Econet hikes tariffs by 20pc

Econet hikes tariffs by 20pc


Zimbabwe’s largest mobile network operator, Econet Wireless, has revised its voice, data and SMS bundle prices upwards by an average 20 percent, in an effort to recover value reportedly eroded due to currency devaluation and other rising costs of key network inputs.

The mobile operator incurred exchange losses of $10,3 billion in the half-year to August 2020 as a result of the exposure in foreign currency denominated obligations.

“The business continuously reviews its pricing in line with changes in the operating environment to ensure it remains viable, while retaining good quality of service and offering affordable products,” Econet said.

In separate interviews, economic commentators and the Consumer Rights’ Association (CRA) expressed mixed views on the issue of price hikes by MNOs.

An economic commentator Dr Keith Guzah said the environment was challenging for both the telecommunication companies who are struggling to function with low tariffs and consumers who cannot afford the high tariffs charged by the telecoms sector.

“In terms of the economic fundamentals where the US dollar and the Zimbabwe dollar are not at the same level vis a vis the resources that people are earning, this translates to unfairness on the part of the mobile operators.

“We are now caught between a hard rock  . . . for them to continue in business there must be that change in terms of increasing the tariffs to also mitigate the spiralling costs,” he said.

“But there is a possibility that one who is supposed to pay for the service does not have the resources. So, there will be a challenge with regards to the number of subscribers.”

The listed telecommunications company earlier said it was transforming itself into a digital service provider, and remained “committed to innovative approaches to deliver these (digital) services and ensure our customers get the best quality voice, data and SMS-based products”.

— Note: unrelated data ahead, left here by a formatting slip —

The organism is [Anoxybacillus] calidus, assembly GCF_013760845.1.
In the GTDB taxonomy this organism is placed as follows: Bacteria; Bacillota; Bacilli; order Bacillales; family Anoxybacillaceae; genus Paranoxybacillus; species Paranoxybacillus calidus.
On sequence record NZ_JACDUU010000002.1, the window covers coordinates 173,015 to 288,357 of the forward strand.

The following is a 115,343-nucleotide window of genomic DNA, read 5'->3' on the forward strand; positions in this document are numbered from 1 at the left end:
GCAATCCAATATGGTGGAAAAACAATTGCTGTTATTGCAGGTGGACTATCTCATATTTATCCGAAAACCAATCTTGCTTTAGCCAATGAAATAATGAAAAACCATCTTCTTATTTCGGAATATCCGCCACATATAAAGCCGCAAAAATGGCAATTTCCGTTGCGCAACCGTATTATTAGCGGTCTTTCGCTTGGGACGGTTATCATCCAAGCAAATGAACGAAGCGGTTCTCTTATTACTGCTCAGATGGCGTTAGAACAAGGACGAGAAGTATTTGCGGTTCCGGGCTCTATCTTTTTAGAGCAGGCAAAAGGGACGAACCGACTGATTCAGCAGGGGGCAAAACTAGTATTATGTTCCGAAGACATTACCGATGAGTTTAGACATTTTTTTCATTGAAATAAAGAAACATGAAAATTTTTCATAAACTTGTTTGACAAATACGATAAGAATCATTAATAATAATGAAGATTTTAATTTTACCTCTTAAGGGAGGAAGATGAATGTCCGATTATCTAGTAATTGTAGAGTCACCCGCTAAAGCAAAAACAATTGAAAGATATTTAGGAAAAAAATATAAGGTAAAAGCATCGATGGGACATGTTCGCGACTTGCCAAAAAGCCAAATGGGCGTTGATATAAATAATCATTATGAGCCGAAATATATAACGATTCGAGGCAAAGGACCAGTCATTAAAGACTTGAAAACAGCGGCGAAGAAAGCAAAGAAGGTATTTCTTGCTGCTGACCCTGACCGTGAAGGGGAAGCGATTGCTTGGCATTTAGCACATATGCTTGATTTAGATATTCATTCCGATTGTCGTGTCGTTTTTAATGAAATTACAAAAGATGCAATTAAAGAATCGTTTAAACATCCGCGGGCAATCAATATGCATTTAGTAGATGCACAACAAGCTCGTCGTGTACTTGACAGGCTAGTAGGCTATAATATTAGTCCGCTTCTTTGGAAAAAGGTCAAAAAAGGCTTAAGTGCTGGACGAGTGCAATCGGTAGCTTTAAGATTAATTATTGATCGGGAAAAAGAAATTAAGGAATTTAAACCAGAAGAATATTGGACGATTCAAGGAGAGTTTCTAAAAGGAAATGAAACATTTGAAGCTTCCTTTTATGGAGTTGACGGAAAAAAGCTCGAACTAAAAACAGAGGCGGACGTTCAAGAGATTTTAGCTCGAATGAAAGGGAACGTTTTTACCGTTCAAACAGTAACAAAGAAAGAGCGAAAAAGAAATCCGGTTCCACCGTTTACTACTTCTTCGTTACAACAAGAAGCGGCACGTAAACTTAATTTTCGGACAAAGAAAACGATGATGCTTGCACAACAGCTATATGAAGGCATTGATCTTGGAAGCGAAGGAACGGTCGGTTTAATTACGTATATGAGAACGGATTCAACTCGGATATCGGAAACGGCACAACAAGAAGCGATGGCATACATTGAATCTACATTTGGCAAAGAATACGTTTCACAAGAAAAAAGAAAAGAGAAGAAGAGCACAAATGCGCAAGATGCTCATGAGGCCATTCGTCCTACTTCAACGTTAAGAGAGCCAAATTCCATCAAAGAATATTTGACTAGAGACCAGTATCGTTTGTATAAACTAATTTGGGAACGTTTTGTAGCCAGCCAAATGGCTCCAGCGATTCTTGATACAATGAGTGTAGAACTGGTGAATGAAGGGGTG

Econet last adjusted its voice and data tariffs in September, but since that time, the price of many goods and services that constitute critical costs to the business, have sky-rocketed, putting pressure on the company’s bottom line. In particular, the price of electricity has doubled (gone up 100 percent) while diesel has gone up by 32 percent since September. Econet and other telecommunication companies rely on electricity and diesel-generated power to keep their network services up and running.

Although Econet service delivery has been affected by electricity load shedding like many Zimbabwean companies, stemming its revenue generation capacity, the group has, however, devised methods of continuing to provide quality services to its subscribers.

“We maintained quality of service despite the numerous challenges facing businesses in Zimbabwe. In particular, limited foreign currency and disruptions in power supply continue to put a significant strain on our ability to provide uninterrupted excellent service,” said the company Chairman James Myers in a statement accompanying Econet’s half-year results to August 2020.